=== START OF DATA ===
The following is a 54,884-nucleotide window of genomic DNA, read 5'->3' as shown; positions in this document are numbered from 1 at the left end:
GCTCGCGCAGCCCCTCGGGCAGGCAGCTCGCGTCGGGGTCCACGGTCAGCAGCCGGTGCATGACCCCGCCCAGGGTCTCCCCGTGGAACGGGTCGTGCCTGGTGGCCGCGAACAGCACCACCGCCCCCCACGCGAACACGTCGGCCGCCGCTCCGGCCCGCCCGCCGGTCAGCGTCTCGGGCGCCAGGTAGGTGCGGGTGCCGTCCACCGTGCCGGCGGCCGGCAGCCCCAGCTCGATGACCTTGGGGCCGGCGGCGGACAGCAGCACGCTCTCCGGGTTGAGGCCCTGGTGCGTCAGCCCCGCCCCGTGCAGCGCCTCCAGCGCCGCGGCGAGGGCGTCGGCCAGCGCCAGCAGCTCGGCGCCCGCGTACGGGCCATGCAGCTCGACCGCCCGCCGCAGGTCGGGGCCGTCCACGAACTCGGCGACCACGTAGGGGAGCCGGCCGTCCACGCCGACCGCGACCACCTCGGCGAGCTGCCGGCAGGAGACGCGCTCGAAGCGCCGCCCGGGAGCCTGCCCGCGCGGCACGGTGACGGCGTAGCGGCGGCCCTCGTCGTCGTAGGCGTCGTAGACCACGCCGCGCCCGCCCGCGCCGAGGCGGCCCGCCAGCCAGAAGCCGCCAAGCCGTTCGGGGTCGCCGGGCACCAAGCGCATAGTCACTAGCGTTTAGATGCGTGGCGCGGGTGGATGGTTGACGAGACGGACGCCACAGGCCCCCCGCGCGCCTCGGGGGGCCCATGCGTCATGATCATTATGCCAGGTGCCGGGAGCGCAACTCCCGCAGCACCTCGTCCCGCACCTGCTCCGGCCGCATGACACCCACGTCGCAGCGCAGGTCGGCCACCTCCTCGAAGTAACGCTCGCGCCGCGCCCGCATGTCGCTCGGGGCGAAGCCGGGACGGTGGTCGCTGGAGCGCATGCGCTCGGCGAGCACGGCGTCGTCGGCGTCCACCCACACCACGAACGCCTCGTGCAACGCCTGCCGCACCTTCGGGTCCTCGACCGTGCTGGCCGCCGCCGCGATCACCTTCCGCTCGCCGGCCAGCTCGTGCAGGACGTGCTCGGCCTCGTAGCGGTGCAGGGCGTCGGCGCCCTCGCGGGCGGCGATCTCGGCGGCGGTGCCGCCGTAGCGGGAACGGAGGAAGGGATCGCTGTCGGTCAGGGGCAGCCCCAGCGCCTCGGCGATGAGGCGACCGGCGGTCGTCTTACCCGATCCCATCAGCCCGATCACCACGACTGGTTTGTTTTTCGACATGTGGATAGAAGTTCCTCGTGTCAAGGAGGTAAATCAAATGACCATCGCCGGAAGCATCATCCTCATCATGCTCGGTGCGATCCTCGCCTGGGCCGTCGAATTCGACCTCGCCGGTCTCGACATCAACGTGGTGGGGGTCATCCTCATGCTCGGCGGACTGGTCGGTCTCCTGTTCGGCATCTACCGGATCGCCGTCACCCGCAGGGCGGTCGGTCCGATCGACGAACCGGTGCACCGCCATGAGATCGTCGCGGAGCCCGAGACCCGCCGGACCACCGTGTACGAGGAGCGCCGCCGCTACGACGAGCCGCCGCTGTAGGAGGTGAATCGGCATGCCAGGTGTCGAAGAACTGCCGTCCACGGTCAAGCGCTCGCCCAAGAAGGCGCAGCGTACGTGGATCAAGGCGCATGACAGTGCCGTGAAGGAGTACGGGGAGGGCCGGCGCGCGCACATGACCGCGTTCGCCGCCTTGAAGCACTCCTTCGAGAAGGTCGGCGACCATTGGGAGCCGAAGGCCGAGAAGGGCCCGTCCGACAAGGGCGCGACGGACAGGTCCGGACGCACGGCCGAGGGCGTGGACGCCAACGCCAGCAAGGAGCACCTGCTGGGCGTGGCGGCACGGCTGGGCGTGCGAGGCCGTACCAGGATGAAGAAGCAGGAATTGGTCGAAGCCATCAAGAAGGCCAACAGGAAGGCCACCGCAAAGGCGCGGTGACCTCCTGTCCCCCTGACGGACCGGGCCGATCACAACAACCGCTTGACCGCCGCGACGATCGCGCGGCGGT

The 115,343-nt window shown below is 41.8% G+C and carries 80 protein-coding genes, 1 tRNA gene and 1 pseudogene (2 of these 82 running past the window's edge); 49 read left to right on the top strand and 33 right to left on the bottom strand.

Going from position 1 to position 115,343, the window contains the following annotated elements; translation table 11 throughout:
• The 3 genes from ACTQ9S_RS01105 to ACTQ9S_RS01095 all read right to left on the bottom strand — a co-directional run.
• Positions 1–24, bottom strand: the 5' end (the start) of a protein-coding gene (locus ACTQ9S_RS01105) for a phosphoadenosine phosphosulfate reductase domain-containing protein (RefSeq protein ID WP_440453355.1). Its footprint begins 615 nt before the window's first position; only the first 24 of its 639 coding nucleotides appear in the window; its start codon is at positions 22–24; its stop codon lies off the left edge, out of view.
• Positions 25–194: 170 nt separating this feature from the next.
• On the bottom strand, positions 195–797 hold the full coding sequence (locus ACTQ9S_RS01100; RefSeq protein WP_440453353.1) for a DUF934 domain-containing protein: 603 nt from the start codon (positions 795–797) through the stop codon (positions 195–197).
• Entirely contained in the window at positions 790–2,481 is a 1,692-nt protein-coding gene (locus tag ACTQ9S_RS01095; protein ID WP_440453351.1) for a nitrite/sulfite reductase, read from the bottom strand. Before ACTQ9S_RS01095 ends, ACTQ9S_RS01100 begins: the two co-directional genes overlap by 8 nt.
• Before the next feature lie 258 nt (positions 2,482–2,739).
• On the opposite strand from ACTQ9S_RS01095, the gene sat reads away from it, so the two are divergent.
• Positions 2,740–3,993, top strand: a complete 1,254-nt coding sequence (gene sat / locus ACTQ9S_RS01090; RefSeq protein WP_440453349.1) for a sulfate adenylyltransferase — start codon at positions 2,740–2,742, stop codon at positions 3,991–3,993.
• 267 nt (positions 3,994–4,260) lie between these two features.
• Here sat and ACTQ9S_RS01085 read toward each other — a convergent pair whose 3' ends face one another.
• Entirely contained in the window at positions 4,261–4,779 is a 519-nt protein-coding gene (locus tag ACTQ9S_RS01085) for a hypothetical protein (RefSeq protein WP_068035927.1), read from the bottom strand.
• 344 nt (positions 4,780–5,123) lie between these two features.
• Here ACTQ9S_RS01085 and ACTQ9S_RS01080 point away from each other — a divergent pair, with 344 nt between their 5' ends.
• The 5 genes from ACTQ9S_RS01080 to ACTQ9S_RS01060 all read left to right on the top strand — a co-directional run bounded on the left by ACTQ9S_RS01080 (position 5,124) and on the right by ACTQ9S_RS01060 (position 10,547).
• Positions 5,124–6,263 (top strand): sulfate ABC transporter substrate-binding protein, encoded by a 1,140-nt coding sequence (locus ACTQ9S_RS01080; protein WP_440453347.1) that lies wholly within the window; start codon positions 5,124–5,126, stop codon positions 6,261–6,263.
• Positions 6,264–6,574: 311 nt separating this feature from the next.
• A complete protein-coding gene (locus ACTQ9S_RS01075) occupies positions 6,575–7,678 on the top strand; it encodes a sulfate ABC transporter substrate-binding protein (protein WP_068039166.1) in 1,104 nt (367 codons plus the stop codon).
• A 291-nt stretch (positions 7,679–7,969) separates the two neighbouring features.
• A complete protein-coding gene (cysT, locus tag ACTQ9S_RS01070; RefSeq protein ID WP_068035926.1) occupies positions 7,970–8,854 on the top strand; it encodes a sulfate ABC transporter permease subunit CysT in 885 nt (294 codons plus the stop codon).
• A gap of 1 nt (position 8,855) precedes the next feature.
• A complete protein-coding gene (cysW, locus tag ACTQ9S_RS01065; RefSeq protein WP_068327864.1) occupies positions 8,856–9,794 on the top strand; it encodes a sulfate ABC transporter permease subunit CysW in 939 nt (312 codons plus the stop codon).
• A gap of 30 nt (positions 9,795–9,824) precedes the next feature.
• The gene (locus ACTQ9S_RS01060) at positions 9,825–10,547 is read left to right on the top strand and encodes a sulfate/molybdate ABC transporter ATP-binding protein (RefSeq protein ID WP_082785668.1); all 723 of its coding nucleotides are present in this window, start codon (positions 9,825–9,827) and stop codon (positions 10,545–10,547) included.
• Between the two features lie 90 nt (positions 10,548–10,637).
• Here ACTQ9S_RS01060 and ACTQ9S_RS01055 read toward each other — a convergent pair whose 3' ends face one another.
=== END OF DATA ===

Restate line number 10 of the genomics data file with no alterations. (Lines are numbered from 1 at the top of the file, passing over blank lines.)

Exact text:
• Before the next feature lie 258 nt (positions 2,482–2,739).